cover of book

Bill and Hillary: The Politics of the Personal
by William H. Chafe
Duke University Press, 2012
Paper: 978-0-8223-5719-3
Library of Congress Classification E886.C47 2014
Dewey Decimal Classification 973.9290922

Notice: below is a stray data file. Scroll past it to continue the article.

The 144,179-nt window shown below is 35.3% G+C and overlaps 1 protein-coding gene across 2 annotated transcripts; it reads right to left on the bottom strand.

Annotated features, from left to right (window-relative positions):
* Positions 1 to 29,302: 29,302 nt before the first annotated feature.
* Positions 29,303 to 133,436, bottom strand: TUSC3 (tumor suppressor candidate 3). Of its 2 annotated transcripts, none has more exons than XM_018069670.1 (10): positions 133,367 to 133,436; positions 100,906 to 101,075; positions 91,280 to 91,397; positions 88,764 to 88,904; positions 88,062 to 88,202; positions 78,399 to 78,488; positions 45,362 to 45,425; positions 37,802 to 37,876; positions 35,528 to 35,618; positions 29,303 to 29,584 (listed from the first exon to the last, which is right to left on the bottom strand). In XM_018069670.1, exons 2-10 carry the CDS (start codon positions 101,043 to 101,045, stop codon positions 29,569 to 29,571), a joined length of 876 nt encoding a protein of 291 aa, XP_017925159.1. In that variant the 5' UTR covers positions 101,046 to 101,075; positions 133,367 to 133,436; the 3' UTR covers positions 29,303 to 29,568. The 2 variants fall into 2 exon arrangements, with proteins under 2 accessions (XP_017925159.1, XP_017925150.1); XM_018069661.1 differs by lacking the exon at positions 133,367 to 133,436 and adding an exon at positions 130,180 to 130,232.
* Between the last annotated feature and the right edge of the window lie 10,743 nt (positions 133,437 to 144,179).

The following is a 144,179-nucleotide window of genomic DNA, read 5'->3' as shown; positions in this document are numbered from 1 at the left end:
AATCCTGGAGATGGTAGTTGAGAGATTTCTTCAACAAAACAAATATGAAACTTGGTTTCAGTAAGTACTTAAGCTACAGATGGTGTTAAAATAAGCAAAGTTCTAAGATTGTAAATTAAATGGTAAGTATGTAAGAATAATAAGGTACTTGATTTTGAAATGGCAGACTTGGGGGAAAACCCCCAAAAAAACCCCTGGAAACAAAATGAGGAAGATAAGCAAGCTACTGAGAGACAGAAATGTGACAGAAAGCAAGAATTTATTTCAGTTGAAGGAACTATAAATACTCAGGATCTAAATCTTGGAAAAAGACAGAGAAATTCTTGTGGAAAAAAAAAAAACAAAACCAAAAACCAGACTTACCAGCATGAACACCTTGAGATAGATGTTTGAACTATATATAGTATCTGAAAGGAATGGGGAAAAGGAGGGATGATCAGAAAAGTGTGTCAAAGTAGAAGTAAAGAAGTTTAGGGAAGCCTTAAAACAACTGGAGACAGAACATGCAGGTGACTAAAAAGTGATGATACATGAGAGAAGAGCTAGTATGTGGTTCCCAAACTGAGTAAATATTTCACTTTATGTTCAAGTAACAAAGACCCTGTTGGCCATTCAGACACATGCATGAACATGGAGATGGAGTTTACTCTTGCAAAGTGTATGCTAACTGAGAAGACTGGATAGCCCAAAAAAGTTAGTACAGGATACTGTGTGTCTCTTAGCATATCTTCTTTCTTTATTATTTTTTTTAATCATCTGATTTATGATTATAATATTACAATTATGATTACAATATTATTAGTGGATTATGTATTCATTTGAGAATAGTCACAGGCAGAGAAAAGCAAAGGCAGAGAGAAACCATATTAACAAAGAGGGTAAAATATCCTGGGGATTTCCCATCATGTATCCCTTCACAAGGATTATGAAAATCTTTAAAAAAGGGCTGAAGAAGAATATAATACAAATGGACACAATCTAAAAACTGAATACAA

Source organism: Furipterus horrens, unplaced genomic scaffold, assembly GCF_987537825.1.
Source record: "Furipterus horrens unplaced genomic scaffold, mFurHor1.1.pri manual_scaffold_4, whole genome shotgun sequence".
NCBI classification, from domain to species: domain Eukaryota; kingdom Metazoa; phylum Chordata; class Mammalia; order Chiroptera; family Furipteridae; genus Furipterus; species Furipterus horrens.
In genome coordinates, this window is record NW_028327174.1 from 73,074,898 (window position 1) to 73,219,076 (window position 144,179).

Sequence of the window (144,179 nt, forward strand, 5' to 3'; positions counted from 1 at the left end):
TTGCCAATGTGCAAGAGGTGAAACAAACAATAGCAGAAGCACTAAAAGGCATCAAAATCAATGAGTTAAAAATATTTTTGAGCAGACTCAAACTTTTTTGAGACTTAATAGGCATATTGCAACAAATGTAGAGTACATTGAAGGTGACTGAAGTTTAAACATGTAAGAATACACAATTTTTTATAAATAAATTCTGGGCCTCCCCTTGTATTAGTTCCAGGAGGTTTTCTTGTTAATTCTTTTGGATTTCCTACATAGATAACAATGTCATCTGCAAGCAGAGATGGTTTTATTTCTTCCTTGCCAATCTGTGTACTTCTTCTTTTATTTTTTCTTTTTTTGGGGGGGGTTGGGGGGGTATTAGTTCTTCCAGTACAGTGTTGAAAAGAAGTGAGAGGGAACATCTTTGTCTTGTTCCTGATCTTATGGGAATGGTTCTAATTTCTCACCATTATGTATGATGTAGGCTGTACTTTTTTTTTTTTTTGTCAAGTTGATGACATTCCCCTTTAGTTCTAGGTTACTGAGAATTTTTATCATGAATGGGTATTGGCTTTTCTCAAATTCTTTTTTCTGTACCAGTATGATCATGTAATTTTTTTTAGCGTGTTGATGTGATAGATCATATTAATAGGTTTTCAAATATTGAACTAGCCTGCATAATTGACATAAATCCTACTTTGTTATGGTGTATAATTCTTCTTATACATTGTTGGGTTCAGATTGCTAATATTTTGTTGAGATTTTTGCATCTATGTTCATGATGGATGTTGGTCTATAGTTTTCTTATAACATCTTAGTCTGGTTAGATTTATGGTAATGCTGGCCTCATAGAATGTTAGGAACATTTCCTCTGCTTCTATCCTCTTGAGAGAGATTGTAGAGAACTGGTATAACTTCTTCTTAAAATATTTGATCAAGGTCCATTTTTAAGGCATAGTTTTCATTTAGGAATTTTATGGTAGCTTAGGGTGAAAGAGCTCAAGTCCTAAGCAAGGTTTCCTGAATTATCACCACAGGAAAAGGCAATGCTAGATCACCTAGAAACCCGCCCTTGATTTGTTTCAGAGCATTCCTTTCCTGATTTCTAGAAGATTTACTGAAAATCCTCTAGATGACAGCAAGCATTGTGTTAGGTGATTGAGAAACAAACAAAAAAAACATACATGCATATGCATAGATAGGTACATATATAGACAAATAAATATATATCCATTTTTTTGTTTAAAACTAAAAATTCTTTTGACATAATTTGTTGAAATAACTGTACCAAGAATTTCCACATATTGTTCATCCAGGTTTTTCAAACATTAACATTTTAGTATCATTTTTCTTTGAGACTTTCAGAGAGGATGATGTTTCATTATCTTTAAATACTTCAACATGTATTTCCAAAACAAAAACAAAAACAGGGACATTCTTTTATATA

In Bill and Hillary, one of our preeminent historians, William H. Chafe, boldly argues that the trajectory of the Clintons' political lives can be understood only through the prism of their personal relationship. From the day they first met at Yale Law School, Bill and Hillary were inseparable, even though their relationship was inherently volatile. The personal dynamic between them would go on to determine their political fates. Hillary was instrumental in Bill's triumphs as Arkansas's governor, and she saved his presidential candidacy in 1992 by standing with him during the Gennifer Flowers sex scandal. He responded by delegating to her powers that no other First Lady had ever exercised. Always tempestuous, their relationship had as many lows as highs, from near divorce to stunning electoral and political successes. Chafe's penetrating insights—into subjects such as health care, Kenneth Starr, welfare reform, and the extent to which the Lewinsky scandal finally freed Hillary to become a politician in her own right—add texture and depth to our understanding of the Clintons' experience together. Bill and Hillary is the definitive account of the Clintons’ relationship and its far-reaching impact on American political life.

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